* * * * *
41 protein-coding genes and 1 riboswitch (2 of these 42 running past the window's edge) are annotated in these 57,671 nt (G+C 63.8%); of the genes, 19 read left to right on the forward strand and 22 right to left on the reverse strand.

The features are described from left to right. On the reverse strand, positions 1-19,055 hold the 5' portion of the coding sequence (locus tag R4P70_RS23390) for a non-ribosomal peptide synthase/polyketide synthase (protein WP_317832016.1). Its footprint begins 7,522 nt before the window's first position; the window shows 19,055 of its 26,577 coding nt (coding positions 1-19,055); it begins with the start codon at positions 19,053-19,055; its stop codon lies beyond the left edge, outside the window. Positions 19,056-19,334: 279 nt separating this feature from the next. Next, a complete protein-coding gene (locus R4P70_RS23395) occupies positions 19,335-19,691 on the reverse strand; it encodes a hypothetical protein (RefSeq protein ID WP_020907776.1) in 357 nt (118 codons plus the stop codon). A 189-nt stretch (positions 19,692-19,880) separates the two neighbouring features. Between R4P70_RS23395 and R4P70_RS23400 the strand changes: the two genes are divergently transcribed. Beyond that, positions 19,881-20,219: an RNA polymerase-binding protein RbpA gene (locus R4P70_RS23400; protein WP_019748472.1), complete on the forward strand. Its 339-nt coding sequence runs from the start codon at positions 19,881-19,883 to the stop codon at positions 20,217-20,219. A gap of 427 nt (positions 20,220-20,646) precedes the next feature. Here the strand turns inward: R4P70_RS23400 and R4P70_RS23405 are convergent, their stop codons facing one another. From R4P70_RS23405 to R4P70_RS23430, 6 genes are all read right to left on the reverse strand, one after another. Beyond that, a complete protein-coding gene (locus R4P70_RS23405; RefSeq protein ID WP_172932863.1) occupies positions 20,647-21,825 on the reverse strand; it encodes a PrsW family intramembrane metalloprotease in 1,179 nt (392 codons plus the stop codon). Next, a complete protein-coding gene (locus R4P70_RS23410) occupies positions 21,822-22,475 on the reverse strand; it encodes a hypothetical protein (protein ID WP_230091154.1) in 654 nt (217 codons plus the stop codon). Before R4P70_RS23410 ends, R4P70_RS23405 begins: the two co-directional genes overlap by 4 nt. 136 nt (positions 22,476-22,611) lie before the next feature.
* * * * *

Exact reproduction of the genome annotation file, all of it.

41 protein-coding genes and 1 riboswitch (2 of these 42 running past the window's edge) are annotated in these 57,671 nt (G+C 63.8%); of the genes, 19 read left to right on the forward strand and 22 right to left on the reverse strand.

The features are described from left to right. On the reverse strand, positions 1-19,055 hold the 5' portion of the coding sequence (locus tag R4P70_RS23390) for a non-ribosomal peptide synthase/polyketide synthase (protein WP_317832016.1). Its footprint begins 7,522 nt before the window's first position; the window shows 19,055 of its 26,577 coding nt (coding positions 1-19,055); it begins with the start codon at positions 19,053-19,055; its stop codon lies beyond the left edge, outside the window. Positions 19,056-19,334: 279 nt separating this feature from the next. Next, a complete protein-coding gene (locus R4P70_RS23395) occupies positions 19,335-19,691 on the reverse strand; it encodes a hypothetical protein (RefSeq protein ID WP_020907776.1) in 357 nt (118 codons plus the stop codon). A 189-nt stretch (positions 19,692-19,880) separates the two neighbouring features. Between R4P70_RS23395 and R4P70_RS23400 the strand changes: the two genes are divergently transcribed. Beyond that, positions 19,881-20,219: an RNA polymerase-binding protein RbpA gene (locus R4P70_RS23400; protein WP_019748472.1), complete on the forward strand. Its 339-nt coding sequence runs from the start codon at positions 19,881-19,883 to the stop codon at positions 20,217-20,219. A gap of 427 nt (positions 20,220-20,646) precedes the next feature. Here the strand turns inward: R4P70_RS23400 and R4P70_RS23405 are convergent, their stop codons facing one another. From R4P70_RS23405 to R4P70_RS23430, 6 genes are all read right to left on the reverse strand, one after another. Beyond that, a complete protein-coding gene (locus R4P70_RS23405; RefSeq protein ID WP_172932863.1) occupies positions 20,647-21,825 on the reverse strand; it encodes a PrsW family intramembrane metalloprotease in 1,179 nt (392 codons plus the stop codon). Next, a complete protein-coding gene (locus R4P70_RS23410) occupies positions 21,822-22,475 on the reverse strand; it encodes a hypothetical protein (protein ID WP_230091154.1) in 654 nt (217 codons plus the stop codon). Before R4P70_RS23410 ends, R4P70_RS23405 begins: the two co-directional genes overlap by 4 nt. 136 nt (positions 22,476-22,611) lie before the next feature.